It was excellent at distilling books down to their essence. Jim’s Gray Man series quickly became “Modern westerns, with cowboys versus drug smugglers!” and Alma’s Alexi’s Tales became “Urban fantasy, but with Russian mythology instead! …And a texting cat!”

Interesting divide: People over 40 bought books, and people under 40 wanted to know if it was in ebook. We sold just enough physical books to cover table rent, but not enough to cover hotel, food, and time off work. If we do this again, we’ll have book cards (cover, blurb, QR code & URL to book on Amazon) for the ones on sale, as well as the ones not there!

Also, people may pick up the entire series at once (That happened twice with Jim’s series), especially if you take credit card. (Square worked fine.) So, bring bags! We ruthlessly dumped Office Depot supplies (sharpies for autographing, pre-printed business and book cards, books stand boxes, etc.) in order to present the bag to the happy customer who’d just bought stuff. On Day 2, Alma brought a handful of grocery bags, and life was better!

However, if you don’t have book 1 of a series, people will look interested, and then put the book back down. Most casual readers do not want to start in the middle of the series. I was really kicking myself for not having book one of everything there – or a card with book one to point them toward Amazon.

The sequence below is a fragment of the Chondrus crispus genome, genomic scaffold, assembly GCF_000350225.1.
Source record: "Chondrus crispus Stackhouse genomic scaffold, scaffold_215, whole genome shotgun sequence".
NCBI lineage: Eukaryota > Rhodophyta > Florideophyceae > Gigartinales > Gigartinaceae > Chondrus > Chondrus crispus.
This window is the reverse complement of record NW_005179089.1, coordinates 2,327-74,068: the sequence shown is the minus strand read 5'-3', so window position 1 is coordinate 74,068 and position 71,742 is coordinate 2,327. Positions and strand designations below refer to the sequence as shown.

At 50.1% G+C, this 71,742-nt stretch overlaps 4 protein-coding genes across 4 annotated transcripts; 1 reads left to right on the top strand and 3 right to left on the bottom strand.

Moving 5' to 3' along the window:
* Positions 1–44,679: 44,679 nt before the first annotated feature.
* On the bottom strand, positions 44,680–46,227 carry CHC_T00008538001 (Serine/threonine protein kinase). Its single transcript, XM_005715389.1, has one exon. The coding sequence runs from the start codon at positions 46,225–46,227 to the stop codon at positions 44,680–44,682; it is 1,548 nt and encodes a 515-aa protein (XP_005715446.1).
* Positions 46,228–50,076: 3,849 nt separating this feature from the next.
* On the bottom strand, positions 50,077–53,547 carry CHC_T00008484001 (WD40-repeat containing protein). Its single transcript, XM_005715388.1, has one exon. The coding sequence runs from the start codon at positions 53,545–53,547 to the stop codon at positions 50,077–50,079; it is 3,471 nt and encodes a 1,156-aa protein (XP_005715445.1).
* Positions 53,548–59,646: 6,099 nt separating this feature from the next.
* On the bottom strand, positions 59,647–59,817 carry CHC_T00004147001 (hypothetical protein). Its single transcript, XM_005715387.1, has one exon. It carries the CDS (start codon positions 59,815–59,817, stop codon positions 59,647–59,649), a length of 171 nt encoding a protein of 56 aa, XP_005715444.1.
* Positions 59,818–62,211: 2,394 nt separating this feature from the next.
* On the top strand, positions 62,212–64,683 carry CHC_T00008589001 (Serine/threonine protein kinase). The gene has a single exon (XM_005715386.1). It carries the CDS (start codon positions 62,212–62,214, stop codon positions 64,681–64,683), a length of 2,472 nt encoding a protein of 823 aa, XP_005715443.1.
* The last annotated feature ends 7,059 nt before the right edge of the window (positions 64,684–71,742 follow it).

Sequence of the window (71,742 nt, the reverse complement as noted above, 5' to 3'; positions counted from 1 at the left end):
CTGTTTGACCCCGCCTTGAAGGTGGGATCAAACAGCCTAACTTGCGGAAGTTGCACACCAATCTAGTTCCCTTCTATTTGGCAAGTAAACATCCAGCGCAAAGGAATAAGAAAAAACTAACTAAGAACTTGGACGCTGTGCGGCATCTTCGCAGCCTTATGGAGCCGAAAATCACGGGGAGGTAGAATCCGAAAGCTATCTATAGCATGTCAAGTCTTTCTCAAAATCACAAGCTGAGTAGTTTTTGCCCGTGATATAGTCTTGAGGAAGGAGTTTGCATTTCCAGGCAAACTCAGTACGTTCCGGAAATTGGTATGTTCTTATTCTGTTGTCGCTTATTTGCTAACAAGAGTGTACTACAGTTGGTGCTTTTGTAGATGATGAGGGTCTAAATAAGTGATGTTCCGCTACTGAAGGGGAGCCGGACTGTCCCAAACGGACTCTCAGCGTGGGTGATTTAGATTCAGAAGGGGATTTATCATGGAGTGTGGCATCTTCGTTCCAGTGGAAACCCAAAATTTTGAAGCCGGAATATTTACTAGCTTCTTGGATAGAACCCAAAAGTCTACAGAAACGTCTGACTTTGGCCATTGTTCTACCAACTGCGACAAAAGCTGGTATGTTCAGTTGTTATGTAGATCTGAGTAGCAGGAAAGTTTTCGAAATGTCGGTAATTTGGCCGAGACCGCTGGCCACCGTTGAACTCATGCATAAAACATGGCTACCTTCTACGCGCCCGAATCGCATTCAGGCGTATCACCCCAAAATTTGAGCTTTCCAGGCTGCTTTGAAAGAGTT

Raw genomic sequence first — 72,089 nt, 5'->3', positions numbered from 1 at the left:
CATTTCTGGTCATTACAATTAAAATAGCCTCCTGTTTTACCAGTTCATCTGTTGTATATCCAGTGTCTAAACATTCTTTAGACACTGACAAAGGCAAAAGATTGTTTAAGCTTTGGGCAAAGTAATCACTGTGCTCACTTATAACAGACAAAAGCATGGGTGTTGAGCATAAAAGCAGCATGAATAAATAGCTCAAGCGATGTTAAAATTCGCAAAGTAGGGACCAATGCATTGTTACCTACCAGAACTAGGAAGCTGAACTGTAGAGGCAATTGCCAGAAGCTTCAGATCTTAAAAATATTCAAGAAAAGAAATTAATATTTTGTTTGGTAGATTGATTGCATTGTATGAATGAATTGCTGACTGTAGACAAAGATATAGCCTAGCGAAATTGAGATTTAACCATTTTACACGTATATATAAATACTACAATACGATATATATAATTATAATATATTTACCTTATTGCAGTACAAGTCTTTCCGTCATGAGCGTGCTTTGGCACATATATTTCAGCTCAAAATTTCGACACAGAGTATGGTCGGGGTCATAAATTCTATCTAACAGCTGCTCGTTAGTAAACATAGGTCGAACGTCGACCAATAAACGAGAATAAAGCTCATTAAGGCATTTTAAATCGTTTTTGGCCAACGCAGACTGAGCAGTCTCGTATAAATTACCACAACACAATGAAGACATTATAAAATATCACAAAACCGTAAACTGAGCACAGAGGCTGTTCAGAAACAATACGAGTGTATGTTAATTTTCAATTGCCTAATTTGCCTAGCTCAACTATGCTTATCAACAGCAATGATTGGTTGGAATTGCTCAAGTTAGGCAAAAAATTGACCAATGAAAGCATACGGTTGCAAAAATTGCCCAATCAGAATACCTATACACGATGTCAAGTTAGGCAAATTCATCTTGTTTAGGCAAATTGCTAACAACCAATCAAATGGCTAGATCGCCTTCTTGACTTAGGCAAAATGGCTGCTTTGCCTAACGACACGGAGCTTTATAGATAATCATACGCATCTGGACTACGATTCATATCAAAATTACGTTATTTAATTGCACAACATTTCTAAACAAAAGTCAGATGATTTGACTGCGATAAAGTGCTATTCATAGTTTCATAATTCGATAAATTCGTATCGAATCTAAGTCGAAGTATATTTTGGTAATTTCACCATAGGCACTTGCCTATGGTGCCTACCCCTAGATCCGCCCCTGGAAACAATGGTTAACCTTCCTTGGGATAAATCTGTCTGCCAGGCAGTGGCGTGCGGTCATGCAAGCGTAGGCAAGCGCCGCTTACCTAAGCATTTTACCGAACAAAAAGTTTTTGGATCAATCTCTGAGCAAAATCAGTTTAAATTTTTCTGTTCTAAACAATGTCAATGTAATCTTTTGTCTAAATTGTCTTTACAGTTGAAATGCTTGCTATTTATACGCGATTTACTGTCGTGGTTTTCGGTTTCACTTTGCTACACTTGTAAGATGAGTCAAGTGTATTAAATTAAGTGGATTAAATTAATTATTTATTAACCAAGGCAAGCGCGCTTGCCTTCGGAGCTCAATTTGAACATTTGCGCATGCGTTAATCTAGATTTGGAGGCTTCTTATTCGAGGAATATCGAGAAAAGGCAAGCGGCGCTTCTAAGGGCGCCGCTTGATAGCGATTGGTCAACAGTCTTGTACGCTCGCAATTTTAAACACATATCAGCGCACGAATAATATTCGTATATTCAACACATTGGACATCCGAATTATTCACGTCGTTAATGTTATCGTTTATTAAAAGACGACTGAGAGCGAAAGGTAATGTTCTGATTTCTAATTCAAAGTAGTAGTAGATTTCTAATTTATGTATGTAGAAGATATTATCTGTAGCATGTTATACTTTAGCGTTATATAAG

(I don’t have a good feel how we did on ebook sales. For one, LawDog is through a publisher, so I can’t get those numbers, they may be buried in the tail of a sucessful release anyway. For another, I’d have to get the other 4 of us to all check our KDP accounts and check in. I should do that. Instead I spent two days not talking to anyone, because I had used up all the extro in my vert, and needed to recharge.)

You can see our table setup here: https://oldnfo.org/2017/08/06/ama-con-update/

And for new releases this week, we have two!

Tom Rogneby has taken his talents into noir, with a few hints of supernatural in the background, with The BoogeyMan:

Martin Shelby is The BoogeyMan, a private investigator and fixer for folks who get into trouble too tough and too strange for the police. People only bring him the jobs that require the body of a linebacker and the face of a gargoyle.

Now, he’s been handed a job that pays double, but that can only mean double the danger.

But when the things that go bump in the night look under their bed for HIM, how hard can it be? To The BoogeyMan, it’s just another job.

Alma Boykin has released hilarious and lighthearted stories of witches and wizards dealing with the parts nobody ever mentions in urban fantasies: taking your familiar to the vet when it’s a 100-lb skunk, the IRS won’t let you deduct robes as professional expenses, and typos in the spellbook’s latest edition mean that students get some spectacular results from the example!

Familiar Tales, by Alma Boykin!